|Publication number||US4905363 A|
|Application number||US 07/206,516|
|Publication date||Mar 6, 1990|
|Filing date||Jun 14, 1988|
|Priority date||Jun 16, 1987|
|Also published as||EP0299812A1|
|Publication number||07206516, 206516, US 4905363 A, US 4905363A, US-A-4905363, US4905363 A, US4905363A|
|Original Assignee||Hugues Boyenval|
|Export Citation||BiBTeX, EndNote, RefMan|
|Patent Citations (9), Non-Patent Citations (1), Referenced by (24), Classifications (24), Legal Events (3)|
|External Links: USPTO, USPTO Assignment, Espacenet|
The present invention relates to a modular process for dismantling light automobile vehicles for recovering and recycling their detached parts with a view to economic valorization thereof.
More than 1,200,000 light vehicles are to be destroyed each year in France. Those involved in such destruction may be summarily classified as follows:
car breakers, those who are generally insufficiently equiped to cope with the whole problem;
scrap merchants, those who demolish automobiles only when justified by the market rate of the metals and scrap iron;
garage mechanics who dismantle some cars for their second-hand market; nevertheless, taking into account the prescriptions of the manufacturers on the one hand, of the price of land or environmental preoccupations on the other hand, garage keepers are more and more hesitant to accumulate wrecks;
individuals who illegally break up cars which are neither evaluated nor evaluatable and escape all the normal trade and control circuits, creating unfair competition for professional car breakers, unsafe environment and, more generally, a precariousness of the profession, considerably discrediting it with regard to the public.
Furthermore, all the drawbacks of the present system of automobile demolition as practiced by the professionals are also known.
Mention will firstly be made of the enormous losses or depreciations of material simply by the vehicles remaining outside, the present average being 6 months per vehicle (blockage of the engines, of the braking circuits, rotting of the seats, corrosion, freezing up, breaking of windscreens, etc. . . ).
To these losses are added the difficulties of dismantling and handling effected outside in an inappropriate environment; in addition, it is difficult to assess the losses due to theft or vandalism of all types.
Other drawbacks follow from the present system which consists rathermore in stacking than in managing; no stock of vehicles or of detached parts is at present really accounted for, whilst the number of references which should be automatically processed is estimated at more than 50,000. The precarious conditions of demolition work in poorly equiped workshops or on totally uncomfortable work-sites considerably aggravate the difficulties of a profession which, in addition, knows nothing of the elementary bases of selling: no structure of reception, no tariffs, no catalogue and even sometimes no service, particularly for dismantling a part from a vehicle. Finally, the incontestable impact of this profession on the environment, whether it be question of problems of aesthetics or of ecology due to the pollution of the ground by rejection of oils, leads to enormous losses of substances due to the lack of organization of a profession which today is completely overcome by its product and its market, and poorly considered by its clientele which should therefore be reconquered.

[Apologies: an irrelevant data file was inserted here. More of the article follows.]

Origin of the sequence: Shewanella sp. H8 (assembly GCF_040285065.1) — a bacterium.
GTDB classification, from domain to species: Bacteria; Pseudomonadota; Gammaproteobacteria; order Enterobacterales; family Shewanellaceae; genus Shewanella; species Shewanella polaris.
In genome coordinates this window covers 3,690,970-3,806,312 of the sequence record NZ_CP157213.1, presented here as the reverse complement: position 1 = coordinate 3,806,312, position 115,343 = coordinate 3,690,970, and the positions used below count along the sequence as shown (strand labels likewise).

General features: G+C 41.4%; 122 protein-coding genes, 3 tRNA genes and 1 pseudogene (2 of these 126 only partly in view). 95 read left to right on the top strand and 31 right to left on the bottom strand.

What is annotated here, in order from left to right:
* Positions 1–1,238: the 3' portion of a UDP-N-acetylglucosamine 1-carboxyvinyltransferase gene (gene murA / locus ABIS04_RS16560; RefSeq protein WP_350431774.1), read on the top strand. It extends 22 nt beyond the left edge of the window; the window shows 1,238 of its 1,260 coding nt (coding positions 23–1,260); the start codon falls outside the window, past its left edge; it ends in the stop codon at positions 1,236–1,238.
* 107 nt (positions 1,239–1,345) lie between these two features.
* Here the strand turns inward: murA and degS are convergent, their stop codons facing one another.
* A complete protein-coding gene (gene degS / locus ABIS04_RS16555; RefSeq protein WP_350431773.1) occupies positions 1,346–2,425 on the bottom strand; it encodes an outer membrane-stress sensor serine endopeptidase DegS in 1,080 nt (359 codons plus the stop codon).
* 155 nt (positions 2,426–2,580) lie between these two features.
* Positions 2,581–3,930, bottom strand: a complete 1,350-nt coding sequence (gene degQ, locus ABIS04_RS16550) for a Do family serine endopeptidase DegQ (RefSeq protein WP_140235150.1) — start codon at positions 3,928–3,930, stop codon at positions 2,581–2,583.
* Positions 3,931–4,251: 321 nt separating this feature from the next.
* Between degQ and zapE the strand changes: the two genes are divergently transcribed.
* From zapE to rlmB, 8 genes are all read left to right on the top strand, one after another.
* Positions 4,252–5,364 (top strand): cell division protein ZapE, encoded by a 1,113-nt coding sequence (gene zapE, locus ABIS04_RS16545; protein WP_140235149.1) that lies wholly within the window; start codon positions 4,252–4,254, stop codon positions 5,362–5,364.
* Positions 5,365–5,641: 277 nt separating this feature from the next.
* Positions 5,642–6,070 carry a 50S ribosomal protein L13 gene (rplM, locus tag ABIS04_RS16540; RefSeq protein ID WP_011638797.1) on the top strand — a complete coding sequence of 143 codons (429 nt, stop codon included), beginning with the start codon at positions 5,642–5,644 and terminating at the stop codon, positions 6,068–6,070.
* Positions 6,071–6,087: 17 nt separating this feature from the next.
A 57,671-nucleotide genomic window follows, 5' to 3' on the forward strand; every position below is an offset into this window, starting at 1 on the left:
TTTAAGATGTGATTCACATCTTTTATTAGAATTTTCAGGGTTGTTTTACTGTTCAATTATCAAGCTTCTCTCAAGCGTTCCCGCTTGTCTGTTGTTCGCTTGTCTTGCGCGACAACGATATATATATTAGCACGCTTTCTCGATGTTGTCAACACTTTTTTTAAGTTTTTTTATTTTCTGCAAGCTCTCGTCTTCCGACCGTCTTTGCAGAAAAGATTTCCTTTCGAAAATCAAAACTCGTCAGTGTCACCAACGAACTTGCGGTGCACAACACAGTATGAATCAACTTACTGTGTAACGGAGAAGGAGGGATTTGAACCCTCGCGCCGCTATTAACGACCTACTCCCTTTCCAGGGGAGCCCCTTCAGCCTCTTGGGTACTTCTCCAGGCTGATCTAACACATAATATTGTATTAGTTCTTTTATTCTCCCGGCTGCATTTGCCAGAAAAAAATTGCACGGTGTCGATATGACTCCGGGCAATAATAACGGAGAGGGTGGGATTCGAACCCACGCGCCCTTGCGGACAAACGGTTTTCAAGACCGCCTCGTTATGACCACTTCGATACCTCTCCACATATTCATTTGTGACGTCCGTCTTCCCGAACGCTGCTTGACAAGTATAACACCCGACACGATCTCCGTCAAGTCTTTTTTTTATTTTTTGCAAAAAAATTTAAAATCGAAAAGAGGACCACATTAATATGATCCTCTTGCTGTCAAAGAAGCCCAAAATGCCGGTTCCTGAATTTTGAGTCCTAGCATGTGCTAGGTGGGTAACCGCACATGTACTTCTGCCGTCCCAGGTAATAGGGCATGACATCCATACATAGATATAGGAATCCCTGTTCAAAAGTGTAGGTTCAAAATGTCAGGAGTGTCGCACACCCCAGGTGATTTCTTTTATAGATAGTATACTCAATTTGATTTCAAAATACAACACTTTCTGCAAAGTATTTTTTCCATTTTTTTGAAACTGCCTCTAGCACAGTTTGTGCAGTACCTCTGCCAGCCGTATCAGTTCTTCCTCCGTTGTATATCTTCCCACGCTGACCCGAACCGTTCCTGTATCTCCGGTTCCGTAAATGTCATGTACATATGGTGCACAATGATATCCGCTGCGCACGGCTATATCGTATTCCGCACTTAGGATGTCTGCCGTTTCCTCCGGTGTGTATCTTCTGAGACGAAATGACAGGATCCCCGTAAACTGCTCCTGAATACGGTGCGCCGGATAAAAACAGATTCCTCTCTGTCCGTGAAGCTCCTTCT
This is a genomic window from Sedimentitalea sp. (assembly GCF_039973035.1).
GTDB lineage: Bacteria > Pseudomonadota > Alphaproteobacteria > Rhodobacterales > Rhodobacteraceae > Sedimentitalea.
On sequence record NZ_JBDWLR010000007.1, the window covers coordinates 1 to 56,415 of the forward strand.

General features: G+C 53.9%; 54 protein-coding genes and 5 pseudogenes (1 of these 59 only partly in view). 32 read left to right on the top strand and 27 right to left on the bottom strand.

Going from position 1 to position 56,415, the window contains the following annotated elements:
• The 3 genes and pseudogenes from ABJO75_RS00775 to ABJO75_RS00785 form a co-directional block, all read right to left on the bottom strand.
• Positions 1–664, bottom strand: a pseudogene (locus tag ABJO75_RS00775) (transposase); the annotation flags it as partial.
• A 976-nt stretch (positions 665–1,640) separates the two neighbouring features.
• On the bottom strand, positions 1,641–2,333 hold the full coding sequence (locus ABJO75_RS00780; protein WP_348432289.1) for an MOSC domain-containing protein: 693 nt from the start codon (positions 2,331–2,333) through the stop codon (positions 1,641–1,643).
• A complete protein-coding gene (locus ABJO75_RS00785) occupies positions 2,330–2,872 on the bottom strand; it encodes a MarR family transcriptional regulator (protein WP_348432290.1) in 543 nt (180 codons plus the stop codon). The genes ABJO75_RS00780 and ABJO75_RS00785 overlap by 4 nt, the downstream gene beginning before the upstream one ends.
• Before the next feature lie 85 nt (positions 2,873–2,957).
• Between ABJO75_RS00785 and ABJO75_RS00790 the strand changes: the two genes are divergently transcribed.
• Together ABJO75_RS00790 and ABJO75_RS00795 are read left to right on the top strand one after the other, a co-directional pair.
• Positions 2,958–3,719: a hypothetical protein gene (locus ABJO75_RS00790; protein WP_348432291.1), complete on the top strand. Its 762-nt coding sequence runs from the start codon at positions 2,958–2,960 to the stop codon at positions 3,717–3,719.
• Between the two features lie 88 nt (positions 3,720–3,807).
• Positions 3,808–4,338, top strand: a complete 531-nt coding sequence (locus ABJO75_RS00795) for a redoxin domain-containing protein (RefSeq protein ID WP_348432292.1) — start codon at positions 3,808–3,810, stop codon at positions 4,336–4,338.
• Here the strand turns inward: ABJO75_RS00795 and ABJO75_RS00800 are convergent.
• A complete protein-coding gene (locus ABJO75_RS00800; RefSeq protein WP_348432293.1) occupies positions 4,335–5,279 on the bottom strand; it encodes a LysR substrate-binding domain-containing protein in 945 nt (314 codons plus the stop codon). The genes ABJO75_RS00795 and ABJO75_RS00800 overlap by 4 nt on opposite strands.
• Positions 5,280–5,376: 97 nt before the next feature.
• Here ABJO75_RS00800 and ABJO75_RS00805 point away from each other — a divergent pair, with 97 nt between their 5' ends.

In order to overcome all the drawbacks of the present system, the need has therefore appeared for a highly industrialized process for demolishing vehicles, on the one hand, in order to absorb the annual quantity of vehicles to be "broken" and, on the other hand, to recover the detached parts thereof and more generally all products likely to be recycled economically. A process for dismantling vehicles has thus been proposed, employing a basic module which may for example treat a constant quantity of vehicles per day, it being observed that, contrary to the assembly of a new vehicle, it is illusory to predetermine operational times for dismantling a used vehicle.
In fact, depending on the state of a vehicle, for example if it was involved in an accident or not, the operations of dismantling and recovery of the parts might vary considerably, not only in time, but also in number; this is the principal structural difficulty which has always limited the professionals totally unsuited to cope with the problem.
In order to overcome this difficulty, the basic module according to the invention is characterized in that the sum of the times of testing, conveyance, dismantling, recovery, sorting, packing and storing of the parts, pressing and evacuation of the carcasses, with respect to the number of vehicles treated, whatever their original state, remains constant over a determined period by means of the following:
on the one hand, of a line for conveying the light automobile vehicles wherein stations for dismantling by batch of parts and not by unitary parts follow one another;
and, on the other hand of logistics ensuring supply of each station depending on the demand of the operator independently of the operator of the preceding station.